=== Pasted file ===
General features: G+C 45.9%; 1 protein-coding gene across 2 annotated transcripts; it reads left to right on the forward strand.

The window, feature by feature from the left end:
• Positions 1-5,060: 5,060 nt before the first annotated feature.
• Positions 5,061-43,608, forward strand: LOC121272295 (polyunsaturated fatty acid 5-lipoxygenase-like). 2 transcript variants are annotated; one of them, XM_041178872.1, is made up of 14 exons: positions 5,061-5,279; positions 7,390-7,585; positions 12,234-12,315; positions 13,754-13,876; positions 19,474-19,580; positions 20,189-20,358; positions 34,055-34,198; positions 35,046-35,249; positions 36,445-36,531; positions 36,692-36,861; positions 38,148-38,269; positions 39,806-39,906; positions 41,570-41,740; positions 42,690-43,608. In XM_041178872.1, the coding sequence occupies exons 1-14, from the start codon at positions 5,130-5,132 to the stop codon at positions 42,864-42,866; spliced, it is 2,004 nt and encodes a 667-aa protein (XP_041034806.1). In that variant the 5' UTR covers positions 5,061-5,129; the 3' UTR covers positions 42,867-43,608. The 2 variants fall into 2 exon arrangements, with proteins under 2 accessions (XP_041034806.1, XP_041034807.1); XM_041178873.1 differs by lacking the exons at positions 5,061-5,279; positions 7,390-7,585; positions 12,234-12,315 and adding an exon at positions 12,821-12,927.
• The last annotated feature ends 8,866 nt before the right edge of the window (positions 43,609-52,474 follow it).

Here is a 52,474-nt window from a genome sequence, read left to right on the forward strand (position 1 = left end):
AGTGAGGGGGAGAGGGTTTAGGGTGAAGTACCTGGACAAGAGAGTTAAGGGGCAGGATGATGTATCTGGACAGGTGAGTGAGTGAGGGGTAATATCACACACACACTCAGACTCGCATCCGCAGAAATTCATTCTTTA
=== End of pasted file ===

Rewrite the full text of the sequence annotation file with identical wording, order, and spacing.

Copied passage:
General features: G+C 45.9%; 1 protein-coding gene across 2 annotated transcripts; it reads left to right on the forward strand.

The window, feature by feature from the left end:
• Positions 1-5,060: 5,060 nt before the first annotated feature.
• Positions 5,061-43,608, forward strand: LOC121272295 (polyunsaturated fatty acid 5-lipoxygenase-like). 2 transcript variants are annotated; one of them, XM_041178872.1, is made up of 14 exons: positions 5,061-5,279; positions 7,390-7,585; positions 12,234-12,315; positions 13,754-13,876; positions 19,474-19,580; positions 20,189-20,358; positions 34,055-34,198; positions 35,046-35,249; positions 36,445-36,531; positions 36,692-36,861; positions 38,148-38,269; positions 39,806-39,906; positions 41,570-41,740; positions 42,690-43,608. In XM_041178872.1, the coding sequence occupies exons 1-14, from the start codon at positions 5,130-5,132 to the stop codon at positions 42,864-42,866; spliced, it is 2,004 nt and encodes a 667-aa protein (XP_041034806.1). In that variant the 5' UTR covers positions 5,061-5,129; the 3' UTR covers positions 42,867-43,608. The 2 variants fall into 2 exon arrangements, with proteins under 2 accessions (XP_041034806.1, XP_041034807.1); XM_041178873.1 differs by lacking the exons at positions 5,061-5,279; positions 7,390-7,585; positions 12,234-12,315 and adding an exon at positions 12,821-12,927.
• The last annotated feature ends 8,866 nt before the right edge of the window (positions 43,609-52,474 follow it).

Here is a 52,474-nt window from a genome sequence, read left to right on the forward strand (position 1 = left end):
AGTGAGGGGGAGAGGGTTTAGGGTGAAGTACCTGGACAAGAGAGTTAAGGGGCAGGATGATGTATCTGGACAGGTGAGTGAGTGAGGGGTAATATCACACACACACTCAGACTCGCATCCGCAGAAATTCATTCTTTA